Family tree of the descendants of Ghengis Khan, with a map showing the Tartar Empire.
This fascinating work provides an enlightening exploration of the extensive lineage of the Tartar Emperors descending from the famed Genghis Khan. Rooted in a profound historical context, this detailed genealogical chart casts a spotlight on the oft-misunderstood realm of Tartary, elucidating its boundaries, history, and the impact of its nomadic inhabitants on neighboring regions.
The vast expanse of Tartary, despite being long shrouded in obscurity to both geographers and chronologists, is vividly delineated in this material, drawing heavily from the meticulous efforts of Mr. Withen. His endeavor to present an authentic representation of Tartary has been faithfully replicated in this chart. It takes into account both natural boundaries and notable man-made barriers like the renowned 400-league wall separating Tartary from China. Though this wall was constructed as a formidable barrier, it did little to deter the Tartars from invading and overpowering the Chinese, as they notably did in 1645.
Central Tartary was home to various nomadic tribes, living not in permanent structures but migrating freely across the plains, dwelling in tents or moving aboard their unique chariots. These nomadic communities were organized into groups known as "Hordes". Furthermore, the Tartary region encapsulated multiple kingdoms. Intriguingly, it is believed that the art of printing was discovered over a millennium ago in the Tangut Kingdom within Tartary.
While the exact timeline remains elusive regarding when the Tartars dominated the territories between the Janais and Boristhene, now referred to as Petite Tartary, their skirmishes and conquests in China are more clearly documented. Historical records suggest that the Tartars' warfare against China commenced around 2341 years before the common era. By 1280, the Tartars, under a lineage known as Iven, overran China, reigning for approximately 89 years. However, by 1369, the Tartars were expelled, making way for sovereign rulers of the Mim dynasty. Notably, in 1645, under the leadership of King Kunchi, also called the Grand Can, the Tartars invaded China again, marking the beginning of a new reign by this Tartar prince's descendants.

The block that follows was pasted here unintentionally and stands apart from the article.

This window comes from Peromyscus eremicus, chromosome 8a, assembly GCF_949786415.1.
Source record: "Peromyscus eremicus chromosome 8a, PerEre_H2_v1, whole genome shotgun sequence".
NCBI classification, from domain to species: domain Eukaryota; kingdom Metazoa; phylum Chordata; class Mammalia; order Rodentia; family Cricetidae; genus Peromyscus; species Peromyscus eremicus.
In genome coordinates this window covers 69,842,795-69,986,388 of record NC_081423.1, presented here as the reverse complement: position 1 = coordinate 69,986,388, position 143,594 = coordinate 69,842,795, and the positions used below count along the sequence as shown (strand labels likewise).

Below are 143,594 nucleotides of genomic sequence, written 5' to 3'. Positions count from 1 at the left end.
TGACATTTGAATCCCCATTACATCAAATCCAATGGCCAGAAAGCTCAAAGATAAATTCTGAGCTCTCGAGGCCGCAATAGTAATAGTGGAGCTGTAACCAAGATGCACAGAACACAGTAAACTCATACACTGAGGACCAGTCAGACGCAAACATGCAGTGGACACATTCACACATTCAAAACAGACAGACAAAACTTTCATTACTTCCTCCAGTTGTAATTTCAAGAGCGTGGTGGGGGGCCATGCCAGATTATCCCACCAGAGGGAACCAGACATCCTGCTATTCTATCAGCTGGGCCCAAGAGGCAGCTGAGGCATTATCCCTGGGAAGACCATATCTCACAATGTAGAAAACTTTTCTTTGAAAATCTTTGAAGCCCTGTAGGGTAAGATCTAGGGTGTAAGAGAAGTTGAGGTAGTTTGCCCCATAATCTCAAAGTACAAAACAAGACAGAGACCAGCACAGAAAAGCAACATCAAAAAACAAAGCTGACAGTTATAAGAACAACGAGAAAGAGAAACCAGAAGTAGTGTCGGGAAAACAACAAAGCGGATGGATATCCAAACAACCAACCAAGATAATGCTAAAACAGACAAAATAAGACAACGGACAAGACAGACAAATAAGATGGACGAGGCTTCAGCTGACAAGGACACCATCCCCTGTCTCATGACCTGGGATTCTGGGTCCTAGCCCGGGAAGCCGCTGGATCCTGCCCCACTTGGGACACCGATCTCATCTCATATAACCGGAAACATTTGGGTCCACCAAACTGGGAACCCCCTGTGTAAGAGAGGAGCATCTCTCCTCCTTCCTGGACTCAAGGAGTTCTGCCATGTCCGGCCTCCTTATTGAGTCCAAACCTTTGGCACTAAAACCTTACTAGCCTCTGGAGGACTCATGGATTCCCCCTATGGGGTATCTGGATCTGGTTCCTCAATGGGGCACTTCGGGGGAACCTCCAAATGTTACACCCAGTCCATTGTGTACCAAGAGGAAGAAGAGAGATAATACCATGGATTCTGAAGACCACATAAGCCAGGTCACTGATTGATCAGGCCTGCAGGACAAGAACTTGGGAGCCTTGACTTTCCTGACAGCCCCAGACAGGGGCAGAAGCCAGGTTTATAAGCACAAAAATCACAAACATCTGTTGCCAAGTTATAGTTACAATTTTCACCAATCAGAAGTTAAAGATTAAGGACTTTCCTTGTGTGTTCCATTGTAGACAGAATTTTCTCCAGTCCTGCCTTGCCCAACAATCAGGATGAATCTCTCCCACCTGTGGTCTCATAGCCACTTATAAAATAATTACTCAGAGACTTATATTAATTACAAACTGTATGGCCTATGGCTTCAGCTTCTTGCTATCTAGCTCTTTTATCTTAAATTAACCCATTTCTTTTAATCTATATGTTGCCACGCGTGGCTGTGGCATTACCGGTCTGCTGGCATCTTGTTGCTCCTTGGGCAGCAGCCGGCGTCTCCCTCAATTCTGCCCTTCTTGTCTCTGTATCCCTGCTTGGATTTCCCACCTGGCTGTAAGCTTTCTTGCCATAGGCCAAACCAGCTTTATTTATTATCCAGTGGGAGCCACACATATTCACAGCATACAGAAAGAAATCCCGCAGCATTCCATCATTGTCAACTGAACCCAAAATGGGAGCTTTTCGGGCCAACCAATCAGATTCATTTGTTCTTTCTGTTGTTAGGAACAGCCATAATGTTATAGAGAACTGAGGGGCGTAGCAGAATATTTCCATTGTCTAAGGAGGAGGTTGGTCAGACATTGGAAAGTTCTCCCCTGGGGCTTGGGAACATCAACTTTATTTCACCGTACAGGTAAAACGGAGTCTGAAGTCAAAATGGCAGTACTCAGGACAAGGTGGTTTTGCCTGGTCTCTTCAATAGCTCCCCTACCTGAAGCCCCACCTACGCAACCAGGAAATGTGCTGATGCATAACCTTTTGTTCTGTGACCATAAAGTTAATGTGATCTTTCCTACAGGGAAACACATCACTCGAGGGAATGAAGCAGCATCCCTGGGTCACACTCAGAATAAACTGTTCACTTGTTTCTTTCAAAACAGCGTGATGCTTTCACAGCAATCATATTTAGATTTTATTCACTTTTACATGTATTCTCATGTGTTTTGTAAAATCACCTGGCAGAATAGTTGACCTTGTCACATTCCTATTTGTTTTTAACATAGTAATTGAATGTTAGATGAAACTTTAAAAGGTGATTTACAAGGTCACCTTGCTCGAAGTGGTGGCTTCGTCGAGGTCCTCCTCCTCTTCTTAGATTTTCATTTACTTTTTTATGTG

This genealogical chart, with its rich detailing and historical annotations, unveils the intertwined destinies of the Tartars and their neighboring empires. Through its pages, the profound influence of the Tartar lineage, especially as descendants of the legendary Genghis Khan, on the geo-political landscapes of Asia, is irrefutably evident.
Henri Abraham Chatelain (1684-1743) was a Huguenot pastor of Parisian origins. Chatelain proved a successful businessman, creating lucrative networks in London, The Hague, and then Amsterdam. He is most well known for the Atlas Historique, published in seven volumes between 1705 and 1720. This encyclopedic work was devoted to the history and genealogy of the continents, discussing such topics as geography, cosmography, topography, heraldry, and ethnography. Published thanks to a partnership between Henri, his father, Zacharie, and his younger brother, also Zacharie, the text was contributed to by Nicolas Gueudeville, a French geographer. The maps were by Henri, largely after the work of Guillaume Delisle, and they offered the general reader a window into the emerging world of the eighteenth century.